Your Place Or Mine

It’s as if I woke up in the early 2000s because Reese Witherspoon and Ashton Kutcher are starring in a rom com again!

Your Place Or Mine sees Debbie (Reese Witherspoon) and Peter (Ashton Kutcher) who, after After spending the night together, decided they were better off as friends. Best friends. Twenty years later and they are still very much involved in the others’ lives. She lives with her son Jack (Wesley Kimmel) in LA while he dedicates his time to work in New York. When Debbie needs someone to look after Jack so she can attend a course, Peter hops on the first flight out to help. This week away will shed light to their relationship, however, causing them to rethink everything.

This movie couldn’t have come out at a more perfect time. It reminded me of films from the genre of years gone by and I mean that in the best way possible. There were some tongue in cheek moments, as well as some laughs scattered throughout that worked. I enjoyed both Debbie and Peter’s separate storylines. It was nice to see Debbie, who is usually so uptight and worrying about Jack being able to let her hair down with new friend Minka (Zoe Chao) and a potential beau in Theo (Jesse Williams). Meanwhile, Peter sees how tough Jack has had it and does what he can to break him out of his shell a bit more, all while dealing with Debbie’s hippie neighbor Zen (Steve Zahn).

Where this film went wrong for me was in its casting choices. I just didn’t buy Witherspoon and Kutcher’s chemistry. Whether it was platonic or romantic, something seemed off between the two of them. I believe they each should have gotten their own romantic comedy because it’s a genre they’re both good at, but with different partners. It was also surprising to see Tig Notaro as their mutual friend. It felt kind of random to me.

Don’t get me wrong. I still think that Your Place Or Mine is worth a watch. I had a good enough time with it and I still think it’s a great addition for your Valentine’s Day rotation. It just didn’t entirely work for me.

Rating: ♥️♥️.5

Senior Year

Everyone knows Stephanie Conway (Angourie Rice). Popular, smart, head of the cheerleading squad and dating the hottest guy in school, she is a shoe in for Prom Queen. But when a cheerleading stunt goes terribly wrong at the school pep rally, she falls into a coma. Twenty years later, Steph (Rebel Wilson) wakes up to a whole new world. Believing she cannot move on with her life, she decides to go back to high school to claim that prom title once and for all.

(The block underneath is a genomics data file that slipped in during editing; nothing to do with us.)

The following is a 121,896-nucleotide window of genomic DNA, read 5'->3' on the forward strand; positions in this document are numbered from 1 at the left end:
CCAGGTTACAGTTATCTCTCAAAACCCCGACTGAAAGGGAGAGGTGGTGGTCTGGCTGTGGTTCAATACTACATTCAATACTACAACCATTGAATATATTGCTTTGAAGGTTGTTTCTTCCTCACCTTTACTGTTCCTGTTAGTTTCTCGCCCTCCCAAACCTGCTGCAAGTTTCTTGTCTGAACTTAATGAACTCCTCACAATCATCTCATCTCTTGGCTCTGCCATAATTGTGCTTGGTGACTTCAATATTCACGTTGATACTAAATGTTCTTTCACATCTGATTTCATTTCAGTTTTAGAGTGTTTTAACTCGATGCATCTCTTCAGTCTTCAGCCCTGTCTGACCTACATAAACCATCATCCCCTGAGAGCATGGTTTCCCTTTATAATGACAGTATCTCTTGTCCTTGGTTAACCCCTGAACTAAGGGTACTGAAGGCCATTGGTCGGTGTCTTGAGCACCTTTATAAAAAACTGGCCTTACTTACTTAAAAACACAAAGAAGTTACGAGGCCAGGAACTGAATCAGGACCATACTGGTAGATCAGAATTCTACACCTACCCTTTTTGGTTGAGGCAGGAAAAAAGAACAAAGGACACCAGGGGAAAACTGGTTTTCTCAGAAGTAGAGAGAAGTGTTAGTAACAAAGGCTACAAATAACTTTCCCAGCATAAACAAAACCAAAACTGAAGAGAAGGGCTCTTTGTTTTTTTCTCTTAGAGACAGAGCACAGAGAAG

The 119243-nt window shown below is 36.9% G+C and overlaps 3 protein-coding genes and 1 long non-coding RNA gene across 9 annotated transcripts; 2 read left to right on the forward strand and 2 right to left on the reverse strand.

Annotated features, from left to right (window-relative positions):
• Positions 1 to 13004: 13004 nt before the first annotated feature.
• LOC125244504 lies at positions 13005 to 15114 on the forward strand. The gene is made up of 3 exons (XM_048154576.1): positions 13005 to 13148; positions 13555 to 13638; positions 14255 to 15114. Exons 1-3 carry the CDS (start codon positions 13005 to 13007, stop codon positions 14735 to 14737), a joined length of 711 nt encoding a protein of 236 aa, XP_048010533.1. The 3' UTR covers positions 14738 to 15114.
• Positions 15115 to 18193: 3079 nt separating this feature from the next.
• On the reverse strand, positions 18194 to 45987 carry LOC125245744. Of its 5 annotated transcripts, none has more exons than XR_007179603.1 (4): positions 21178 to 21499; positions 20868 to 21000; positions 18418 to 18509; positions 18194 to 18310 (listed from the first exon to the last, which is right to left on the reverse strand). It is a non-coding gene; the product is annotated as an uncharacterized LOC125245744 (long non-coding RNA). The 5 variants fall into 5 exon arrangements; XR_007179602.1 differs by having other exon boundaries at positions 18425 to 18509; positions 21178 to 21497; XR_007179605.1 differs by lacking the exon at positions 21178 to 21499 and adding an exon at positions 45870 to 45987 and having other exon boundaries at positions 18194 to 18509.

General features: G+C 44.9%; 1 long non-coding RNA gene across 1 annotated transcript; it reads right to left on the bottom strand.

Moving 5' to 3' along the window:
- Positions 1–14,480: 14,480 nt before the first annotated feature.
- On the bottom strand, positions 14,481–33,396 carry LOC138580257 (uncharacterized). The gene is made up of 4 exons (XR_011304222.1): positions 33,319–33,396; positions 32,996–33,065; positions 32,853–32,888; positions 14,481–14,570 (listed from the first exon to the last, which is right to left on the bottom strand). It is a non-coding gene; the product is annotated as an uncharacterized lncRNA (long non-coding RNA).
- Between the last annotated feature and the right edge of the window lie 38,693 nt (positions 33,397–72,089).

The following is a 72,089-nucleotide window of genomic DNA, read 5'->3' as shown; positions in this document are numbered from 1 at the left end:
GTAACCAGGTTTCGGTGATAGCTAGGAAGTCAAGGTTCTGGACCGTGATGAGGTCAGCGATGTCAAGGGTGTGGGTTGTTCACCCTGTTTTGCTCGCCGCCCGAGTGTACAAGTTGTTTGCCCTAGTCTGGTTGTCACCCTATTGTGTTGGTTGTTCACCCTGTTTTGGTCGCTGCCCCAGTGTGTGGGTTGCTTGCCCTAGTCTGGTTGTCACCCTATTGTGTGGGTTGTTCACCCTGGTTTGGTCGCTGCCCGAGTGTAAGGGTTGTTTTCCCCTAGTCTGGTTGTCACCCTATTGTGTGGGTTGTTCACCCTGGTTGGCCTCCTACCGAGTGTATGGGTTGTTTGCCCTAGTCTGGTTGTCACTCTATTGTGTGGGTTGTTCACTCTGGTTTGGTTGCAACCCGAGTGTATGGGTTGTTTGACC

Like many of the films Netflix puts out, my expectations are never very high. I had to learn that the hard way. Maybe that’s why I ended up liking Senior Year as much as I did. It was exactly the type of movie I needed to indulge in this weekend.

The best part of the whole thing was the soundtrack. I was immediately transported back to the early 2000s with all the songs I used to love listening to on repeat. Who else still remembers the lyrics to Sk8er Boi and Candy? Each scene was perfectly paired with a nostalgic throwback that, paired together with the timeless butterfly clips and bell bottoms, made my heart soar.

Another positive came about with the movie’s humor. Rebel Wilson is known for her comedic chops and this was no different. After discussing it with my husband, we decided that she is the female Ryan Reynolds as she tends to play herself, but that’s all part of her charm. Thanks to the rest of the cast, the laughs kept coming.

I had no idea there would be so many familiar faces here. Mary Holland as Steph’s best friend Martha was a great addition whereas Sam Richardson as Seth and Zoë Chao as Tiffany threw me back to when they starred in The After Party together. There was also heartthrob Justin Hartley who portrayed Steph’s ex boyfriend Blaine and Chris Parnell who starred as her dad Jim.

Senior Year is one of those movies where you know exactly what you are signing up for. You may also know how it is going to end. That still doesn’t stand in the way of you smiling, laughing and enjoying yourself anyway.

Rating: ♥♥♥